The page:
In U.S. v. Arthrex, case number 19-1434; Smith & Nephew v. Arthrex, case number 19-1452; and Arthrex v. Smith & Nephew, case number 19-1458, the Supreme Court recently held that the law empowering Administrative Patent Judges of the Patent Trial and Appeal Board (PTAB) of the United States Patent and Trademark Office (USPTO) were unconstitutional. The Court found that the provisions of the America Invents Act (AIA) that established the PTAB’s proceedings violated the Appointments Clause because the provisions did not permit a presidentially nominated officer to directly review decisions rendered by the Administrative Patent Judges. The Court, however, remedied the constitutional violation by holding that the Director of the USPTO has final oversight over PTAB rulings, thereby preserving the life of the PTAB itself.
The PTAB was created under the AIA less than nine years ago, yet this challenge was the sixth time the Supreme Court weighed in on an appeal from the PTAB. Previous decisions addressed the tribunal’s constitutionality, legislative authority, discretionary authority, and the availability of judicial review of the tribunal’s institution decisions.
The validity of a patent issued by the USPTO can be challenged, inter alia, in an Inter Partes Review (IPR) proceeding conducted before the PTAB. The PTAB is considered an executive tribunal within the USPTO. Section 6(c) of the AIA requires that “each . . . inter partes review shall be heard by at least 3 members of the [PTAB]” and that “only the [PTAB] may grant rehearings.” The PTAB, composed largely of Administrative Patent Judges appointed by the secretary of commerce and supervised by the PTO director, thus has the final word within the executive branch on the validity of a challenged patent.
The Appointments Clause, U.S. Const. art. II, § 2, cl. 2, draws a distinction between principal officers and inferior officers. Under the Appointments Clause, only the President, with the advice and consent of the Senate, can appoint principal officers, including the secretary of commerce and the PTO director. In contrast, the Appointments Clause allows inferior officers to be appointed by the President, by the head of an executive department, or by a court. In Edmond v. United States, 520 U.S. 651 (1997), the Supreme Court clarified that an inferior officer must be “directed and supervised at some level by others who were appointed by Presidential nomination.”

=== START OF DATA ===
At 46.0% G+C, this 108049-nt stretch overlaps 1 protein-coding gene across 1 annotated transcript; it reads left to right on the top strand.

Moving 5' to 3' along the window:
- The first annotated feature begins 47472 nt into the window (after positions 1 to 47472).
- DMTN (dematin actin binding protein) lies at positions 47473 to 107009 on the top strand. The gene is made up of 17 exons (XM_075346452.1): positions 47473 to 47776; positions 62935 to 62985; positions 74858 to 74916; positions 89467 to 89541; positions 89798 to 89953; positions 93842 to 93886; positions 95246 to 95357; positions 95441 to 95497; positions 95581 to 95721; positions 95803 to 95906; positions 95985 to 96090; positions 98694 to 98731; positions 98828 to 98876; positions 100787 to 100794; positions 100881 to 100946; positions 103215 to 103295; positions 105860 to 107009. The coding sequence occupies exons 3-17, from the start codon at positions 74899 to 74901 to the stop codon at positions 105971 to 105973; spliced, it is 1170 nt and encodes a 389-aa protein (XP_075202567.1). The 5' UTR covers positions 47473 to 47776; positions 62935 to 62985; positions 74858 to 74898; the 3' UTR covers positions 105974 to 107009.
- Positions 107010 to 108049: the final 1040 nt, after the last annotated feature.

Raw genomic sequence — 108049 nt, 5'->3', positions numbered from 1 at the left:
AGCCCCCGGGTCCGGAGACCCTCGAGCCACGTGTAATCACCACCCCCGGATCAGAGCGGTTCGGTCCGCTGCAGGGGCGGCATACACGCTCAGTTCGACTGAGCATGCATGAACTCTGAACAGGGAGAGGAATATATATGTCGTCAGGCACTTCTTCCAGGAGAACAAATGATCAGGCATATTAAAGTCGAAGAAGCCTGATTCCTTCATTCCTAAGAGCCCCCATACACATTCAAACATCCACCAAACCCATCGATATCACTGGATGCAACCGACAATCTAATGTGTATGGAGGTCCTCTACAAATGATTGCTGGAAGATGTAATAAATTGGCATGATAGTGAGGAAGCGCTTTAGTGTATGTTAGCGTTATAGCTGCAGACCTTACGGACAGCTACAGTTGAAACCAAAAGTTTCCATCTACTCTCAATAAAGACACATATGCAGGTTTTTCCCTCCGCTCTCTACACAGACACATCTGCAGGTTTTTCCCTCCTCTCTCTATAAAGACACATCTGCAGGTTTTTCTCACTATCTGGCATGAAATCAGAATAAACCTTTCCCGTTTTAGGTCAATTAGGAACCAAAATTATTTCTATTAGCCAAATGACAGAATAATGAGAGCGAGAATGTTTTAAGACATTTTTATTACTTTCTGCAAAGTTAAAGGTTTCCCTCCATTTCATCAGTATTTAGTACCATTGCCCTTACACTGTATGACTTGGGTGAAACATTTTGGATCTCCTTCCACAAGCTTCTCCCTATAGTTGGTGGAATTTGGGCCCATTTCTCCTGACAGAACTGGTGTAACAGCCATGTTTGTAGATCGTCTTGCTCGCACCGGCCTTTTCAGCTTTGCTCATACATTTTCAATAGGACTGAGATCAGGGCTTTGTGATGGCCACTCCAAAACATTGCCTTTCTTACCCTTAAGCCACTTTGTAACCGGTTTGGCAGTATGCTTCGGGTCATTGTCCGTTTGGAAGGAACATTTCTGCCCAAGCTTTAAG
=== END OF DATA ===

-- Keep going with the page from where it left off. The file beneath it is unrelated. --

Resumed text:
The U.S. government and Smith & Nephew argued that Administrative Patent Judges are inferior officers whose work is subject to substantial supervision and direction by the USPTO Director. Conversely, Arthrex argued that the statutory scheme for appointing Administrative Patent Judges to the PTAB violated the Appointments Clause of the U.S. Constitution because it made them principal officers.
The Federal Circuit sided with Arthrex and concluded that the appointment of Administrative Patent Judges by the Secretary of Commerce was unconstitutional. To preserve the PTAB however, the Federal Circuit remedied the constitutional violation by removing the Administrative Patent Judges’ tenure protections, making them removable at will by the Secretary. The Federal Circuit held that the statutory removal provisions that had been applied to Administrative Patent Judges had to be severed so that the Secretary of Commerce would have the power to remove Administrative Patent Judges without cause.
In a very divided opinion, the Supreme Court agreed with the Federal Circuit that the appointment of the Administrative Patent Judges is a constitutional violation, but took an entirely different remedial approach. Chief Justice Roberts, joined by Justices Alito, Kavanaugh, and Barrett, issued the Opinion of the Court and concluded that PTAB rulings cannot constitutionally be enforced to the extent that its requirements prevent the USPTO Director from reviewing the final decisions rendered by Administrative Patent Judges. But the Court also held that the issue can be solved if the Director can review final PTAB decisions and, upon review, issue decisions himself/herself on behalf of the PTAB. According to the Chief Justice, this “review by the Director better reflects the structure of supervision within the PTO and the nature of [Administrative Patent Judges’] duties” than granting the Secretary the power to remove Administrative Patent Judges at will.